Christopher Bromson [00:10:07] Yeah. So typically when somebody calls, our wonderful, wonderful office manager, Veronica, will answer the phone. She is an incredibly lovely and supportive person to talk to. She will take a little bit of information. So, we require anybody seeking services from us to make a phone call. Right. And have that conversation with Veronica. So Veronica will ask some, you know, typical demographic information about address and how to be contacted and making sure that it's safe for us to reach out and how the survivor would prefer us to do that. And then a little bit about what we can be helpful with. So anybody who's calling should expect to share a very, very brief summary of why they're seeking services from us. And it's enough to say “I experienced a sexual traumatic episode” or “I was sexually assaulted” or “My partner hurt me”.
Karen Ortman [00:10:54] So it's very basic. So that, you know, you're not re-victimizing somebody by having them repeat their story over and over and over.
Christopher Bromson [00:11:00] Right, and we need to know a little bit, but not very much over the phone, of course.
Karen Ortman [00:11:04] That's very helpful.
Christopher Bromson [00:11:05] Yeah. And so the typical trajectory is that after that phone call, Veronica will schedule the person looking for services with what we call an intake appointment, which is a 45 minute appointment with one of our therapists. And we kind of do a deeper dive into what is bringing in the person there. And the goal of the intake is to make sure that we're the best place to help. And so if we are, we make sure that the availability of the client matches the availability of one of our therapists. And if we're not for whatever reason and typically, like I said, that the reason would be that somebody needs a higher level of care than we're able to provide or if we are really swamped, which we do, though a lot of people don't know we exist, we often are kind of full. And so evening appointments are often challenging or things like that. We have a strong network of private therapists we refer to and make sure that the insurance matches if that's a thing or we make sure there's an appropriate referral.
Sabah Fatima [00:11:57] How soon can someone get an appointment?
Christopher Bromson [00:11:59] It varies. Right. Anywhere from three weeks to a month, sometimes two months. It kind of ebbs and flows throughout the year.
Karen Ortman [00:12:07] So what if somebody needs attention sooner than that? Is that a possibility?
Christopher Bromson [00:12:12] Yeah. We have loose policies, right? Everybody goes through intake. Everybody goes. But we treat everybody like an individual. And so every case is evaluated on a case by case situation. And we do everything we can to meet the needs of somebody, especially if they're in crisis. And so just to mention, if somebody has been sexually assaulted within the past six months, they have a different process. They don't go through the typical intake because we treat that as an acute crisis. Somebody who has experienced a sexual assault within the past six months is still very much in that crisis. And so they meet with our sexual assault program coordinator and and have a different kind of quick engagement.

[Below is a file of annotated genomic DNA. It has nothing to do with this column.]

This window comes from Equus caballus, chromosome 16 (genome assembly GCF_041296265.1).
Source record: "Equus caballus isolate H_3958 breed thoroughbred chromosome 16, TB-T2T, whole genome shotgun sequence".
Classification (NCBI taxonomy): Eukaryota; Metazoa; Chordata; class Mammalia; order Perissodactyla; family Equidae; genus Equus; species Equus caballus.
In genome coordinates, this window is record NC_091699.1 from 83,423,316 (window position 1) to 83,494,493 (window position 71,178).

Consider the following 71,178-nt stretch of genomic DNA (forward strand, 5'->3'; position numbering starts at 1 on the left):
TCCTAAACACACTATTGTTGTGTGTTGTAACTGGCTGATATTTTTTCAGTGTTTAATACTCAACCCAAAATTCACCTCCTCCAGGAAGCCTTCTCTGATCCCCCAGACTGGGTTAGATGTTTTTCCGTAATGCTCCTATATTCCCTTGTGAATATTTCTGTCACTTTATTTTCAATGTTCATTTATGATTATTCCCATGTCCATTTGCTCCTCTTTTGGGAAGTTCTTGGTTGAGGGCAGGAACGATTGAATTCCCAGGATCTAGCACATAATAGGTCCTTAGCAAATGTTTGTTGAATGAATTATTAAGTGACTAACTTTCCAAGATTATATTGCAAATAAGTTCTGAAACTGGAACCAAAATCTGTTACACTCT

Karen Ortman [00:12:50] Is that as compared to a delayed disclosure where something happened maybe 10 years ago?
Christopher Bromson [00:12:55] Right. Right. And somebody who was sexually assaulted or abused as a child 10 years ago, right, goes through the intake because it takes a little bit of a deeper conversation to make sure that we’re the right fit. Yeah.
Karen Ortman [00:13:06] Can you explain to our listeners how you work with other advocacy agencies within the city? How do you work with law enforcement or can you just kind of paint a picture for a listener out there who might be thinking about contacting you?
Christopher Bromson [00:13:24] So we work with all sorts of different city agencies and partner advocacy organizations, law enforcement, criminal justice, hospitals. We want to make sure that we have partnerships with everybody a survivor might interact with so that we can support a survivor through whatever experience they're having. So we work really closely with NYPD, the Special Victims Division, and the Manhattan and Brooklyn district attorney's offices to make sure that our clients are supported when they go through those processes. Many of the clients we work with choose to make a report to law enforcement, and if they do, we are there with them either physically, right. In less cases, we have legal advocates who can go with a survivor to help make a report or we're able to kind of do advocacy on the survivors behalf. Right. Making sure that the detective is treating the survivor with respect. And if there are any questions or challenges, we're able to bring that to NYPD leadership to to check in and make sure that there is accountability and that people are treated the way that they should be. And the same with the district attorney's offices. And we meet with both of those agencies on a quarterly basis just to make sure, you know, that everything is going well and that survivors are supported as best possible.
Karen Ortman [00:14:36] And you have a pretty good working relationship, from what I understand, with your local precincts and advocacy groups.
Christopher Bromson [00:14:43] We do. We work really closely with the special victims division at NYPD. And in fact, for the past four years, I think we've had four special victims detectives in each of our annual volunteer rape crisis and domestic violence advocate trainings. So that's been a really wonderful experience and allows the detectives to kind of understand what the role of an advocate is. Right. And it allows the advocate to kind of demystify the police, right, their fears around working with the police, and it gives faces to names and gives them somebody to call if they have a question on both sides.
Karen Ortman [00:15:14] Which makes it so much easier.
Christopher Bromson [00:15:15] It is. And it really has increased the partnership in the emergency room for survivors who make reports from the E.D.
Karen Ortman [00:15:21] That's what it's all about, really.
Christopher Bromson [00:15:23] Yeah.